Lack of benefit of early detection of relapse after completion of therapy for acute lymphoblastic leukemia

Jeffrey E. Rubnitz*, Nobuko Hijiya, Yinmei Zhou, Michaell L. Hancock, Gaston K. Rivera, Ching Hon Pui

*Corresponding author for this work

Research output: Contribution to journalArticlepeer-review

17 Scopus citations

Abstract

Background. Although most pediatric oncologists obtain routine blood counts in patients who have completed treatment for acute lymphoblastic leukemia (ALL), the value of this practice is unproven. We therefore sought to determine if detection of relapse by blood counts before the onset of symptoms provided any clinical benefit. Procedures. We performed a retrospective review of 72 patients with ALL who suffered isolated or combined hematologic relapses after the completion of therapy. We compared attainment of second remission and survival after relapse among patients who were asymptomatic and diagnosed by routine blood count, those who had symptoms suggestive of relapse and were diagnosed at the time of a scheduled follow-up, and those whose relapse was diagnosed because of the appearance of symptoms. Results. Only 11% of patients who suffered a relapse were asymptomatic at the time of relapse and diagnosed solely by routine blood counts. There were no significant differences in the survival distributions for the three groups of patients. Conclusions. In this cohort of patients with relapsed ALL, we found no evidence that detection of relapse by routine blood counts before the onset of symptoms leads to a better outcome.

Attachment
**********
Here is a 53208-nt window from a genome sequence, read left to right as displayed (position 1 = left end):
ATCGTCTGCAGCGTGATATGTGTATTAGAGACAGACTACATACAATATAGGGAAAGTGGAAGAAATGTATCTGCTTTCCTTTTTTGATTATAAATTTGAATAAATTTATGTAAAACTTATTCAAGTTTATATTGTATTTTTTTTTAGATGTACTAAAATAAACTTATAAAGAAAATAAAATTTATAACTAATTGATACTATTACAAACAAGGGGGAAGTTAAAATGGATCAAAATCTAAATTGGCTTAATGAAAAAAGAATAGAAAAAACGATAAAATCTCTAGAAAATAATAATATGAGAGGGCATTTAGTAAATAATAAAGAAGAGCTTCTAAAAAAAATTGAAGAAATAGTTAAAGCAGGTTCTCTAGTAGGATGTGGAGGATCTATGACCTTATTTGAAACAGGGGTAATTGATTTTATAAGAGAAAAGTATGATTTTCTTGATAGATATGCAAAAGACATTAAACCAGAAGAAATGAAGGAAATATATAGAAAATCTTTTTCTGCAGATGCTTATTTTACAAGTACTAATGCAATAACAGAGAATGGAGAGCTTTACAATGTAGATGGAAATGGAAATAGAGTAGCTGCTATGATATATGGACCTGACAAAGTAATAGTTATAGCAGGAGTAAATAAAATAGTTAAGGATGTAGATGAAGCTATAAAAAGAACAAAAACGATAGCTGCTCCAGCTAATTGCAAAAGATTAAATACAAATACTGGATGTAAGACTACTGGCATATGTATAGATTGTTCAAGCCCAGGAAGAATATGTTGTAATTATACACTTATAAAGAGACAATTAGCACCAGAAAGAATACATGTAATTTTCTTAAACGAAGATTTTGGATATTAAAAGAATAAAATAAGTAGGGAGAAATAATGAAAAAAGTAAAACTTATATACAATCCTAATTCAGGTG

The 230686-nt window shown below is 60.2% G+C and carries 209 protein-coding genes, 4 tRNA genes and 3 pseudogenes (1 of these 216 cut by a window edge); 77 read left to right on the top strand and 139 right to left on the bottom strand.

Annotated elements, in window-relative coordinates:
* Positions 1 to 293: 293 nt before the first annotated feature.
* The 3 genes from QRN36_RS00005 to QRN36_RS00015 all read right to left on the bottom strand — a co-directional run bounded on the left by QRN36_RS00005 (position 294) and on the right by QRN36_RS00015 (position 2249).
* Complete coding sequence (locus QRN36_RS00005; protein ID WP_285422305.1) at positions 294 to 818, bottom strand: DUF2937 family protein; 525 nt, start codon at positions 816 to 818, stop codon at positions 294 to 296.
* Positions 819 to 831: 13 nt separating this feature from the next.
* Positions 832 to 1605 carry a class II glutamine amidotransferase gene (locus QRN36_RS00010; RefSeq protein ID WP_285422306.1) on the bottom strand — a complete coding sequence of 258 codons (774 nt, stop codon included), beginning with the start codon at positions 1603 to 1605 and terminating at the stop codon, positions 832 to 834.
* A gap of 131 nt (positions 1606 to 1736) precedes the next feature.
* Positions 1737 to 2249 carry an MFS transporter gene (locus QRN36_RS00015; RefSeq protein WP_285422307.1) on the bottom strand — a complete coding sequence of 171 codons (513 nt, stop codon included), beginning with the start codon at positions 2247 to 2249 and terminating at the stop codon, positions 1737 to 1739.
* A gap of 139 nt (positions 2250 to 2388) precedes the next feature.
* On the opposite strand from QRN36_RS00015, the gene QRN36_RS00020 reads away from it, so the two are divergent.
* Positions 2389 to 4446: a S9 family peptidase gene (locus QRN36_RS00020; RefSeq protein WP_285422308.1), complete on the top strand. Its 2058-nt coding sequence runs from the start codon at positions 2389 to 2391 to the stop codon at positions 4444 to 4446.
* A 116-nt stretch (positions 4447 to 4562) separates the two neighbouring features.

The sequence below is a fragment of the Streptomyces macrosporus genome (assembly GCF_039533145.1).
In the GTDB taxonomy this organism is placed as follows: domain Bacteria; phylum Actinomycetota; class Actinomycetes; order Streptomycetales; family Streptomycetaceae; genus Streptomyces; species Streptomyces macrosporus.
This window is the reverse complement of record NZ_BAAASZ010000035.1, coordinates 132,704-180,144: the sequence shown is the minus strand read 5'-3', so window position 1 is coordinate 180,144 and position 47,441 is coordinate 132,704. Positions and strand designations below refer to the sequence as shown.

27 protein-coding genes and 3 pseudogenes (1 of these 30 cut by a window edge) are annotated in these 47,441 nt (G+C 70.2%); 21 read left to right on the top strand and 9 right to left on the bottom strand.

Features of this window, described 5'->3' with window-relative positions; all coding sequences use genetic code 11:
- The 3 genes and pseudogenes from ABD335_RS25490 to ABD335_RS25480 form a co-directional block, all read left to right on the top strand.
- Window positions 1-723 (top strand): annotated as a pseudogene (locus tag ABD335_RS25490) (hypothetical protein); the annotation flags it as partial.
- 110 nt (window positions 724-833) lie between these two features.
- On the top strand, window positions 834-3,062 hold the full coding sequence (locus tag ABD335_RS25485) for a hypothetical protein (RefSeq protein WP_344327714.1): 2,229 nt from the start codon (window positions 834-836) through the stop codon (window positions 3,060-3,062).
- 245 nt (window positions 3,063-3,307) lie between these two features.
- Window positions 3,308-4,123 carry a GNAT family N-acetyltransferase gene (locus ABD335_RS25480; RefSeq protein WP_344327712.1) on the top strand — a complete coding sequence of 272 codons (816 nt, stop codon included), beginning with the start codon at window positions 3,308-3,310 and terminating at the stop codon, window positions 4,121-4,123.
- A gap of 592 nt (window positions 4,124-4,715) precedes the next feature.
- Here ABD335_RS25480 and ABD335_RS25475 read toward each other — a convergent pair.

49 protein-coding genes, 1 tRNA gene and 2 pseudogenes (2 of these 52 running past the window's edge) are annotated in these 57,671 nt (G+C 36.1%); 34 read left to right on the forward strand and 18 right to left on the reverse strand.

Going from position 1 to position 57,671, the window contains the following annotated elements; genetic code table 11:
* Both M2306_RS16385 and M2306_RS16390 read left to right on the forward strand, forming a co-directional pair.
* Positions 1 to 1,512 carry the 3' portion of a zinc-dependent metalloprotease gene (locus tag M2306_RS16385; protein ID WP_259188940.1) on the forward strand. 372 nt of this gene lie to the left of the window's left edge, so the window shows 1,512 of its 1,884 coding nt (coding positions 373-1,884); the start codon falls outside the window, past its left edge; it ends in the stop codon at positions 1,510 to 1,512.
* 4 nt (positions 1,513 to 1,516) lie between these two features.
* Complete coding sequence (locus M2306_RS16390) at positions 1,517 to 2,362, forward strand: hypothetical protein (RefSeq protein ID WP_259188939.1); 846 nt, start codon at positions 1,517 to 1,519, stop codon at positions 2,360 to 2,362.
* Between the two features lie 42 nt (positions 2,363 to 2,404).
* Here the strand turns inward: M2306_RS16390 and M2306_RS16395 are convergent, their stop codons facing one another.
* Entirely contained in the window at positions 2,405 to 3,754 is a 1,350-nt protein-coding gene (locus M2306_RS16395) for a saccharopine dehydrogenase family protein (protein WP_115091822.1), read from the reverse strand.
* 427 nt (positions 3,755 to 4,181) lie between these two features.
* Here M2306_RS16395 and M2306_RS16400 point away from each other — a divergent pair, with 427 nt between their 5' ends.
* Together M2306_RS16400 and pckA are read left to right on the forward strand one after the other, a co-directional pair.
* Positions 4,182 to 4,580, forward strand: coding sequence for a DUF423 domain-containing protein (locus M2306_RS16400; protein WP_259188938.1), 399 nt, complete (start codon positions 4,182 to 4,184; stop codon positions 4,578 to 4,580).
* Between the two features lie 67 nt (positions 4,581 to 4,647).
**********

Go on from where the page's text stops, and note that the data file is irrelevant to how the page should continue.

Original languageEnglish (US)
Pages (from-to)138-141
Number of pages4
JournalPediatric Blood and Cancer
Volume44
Issue number2
DOIs
StatePublished - Feb 2005

Keywords

  • Acute lymphoblastic leukemia
  • Early detection
  • Relapse

ASJC Scopus subject areas

  • Pediatrics, Perinatology, and Child Health
  • Hematology
  • Oncology

Fingerprint Dive into the research topics of 'Lack of benefit of early detection of relapse after completion of therapy for acute lymphoblastic leukemia'. Together they form a unique fingerprint.

Cite this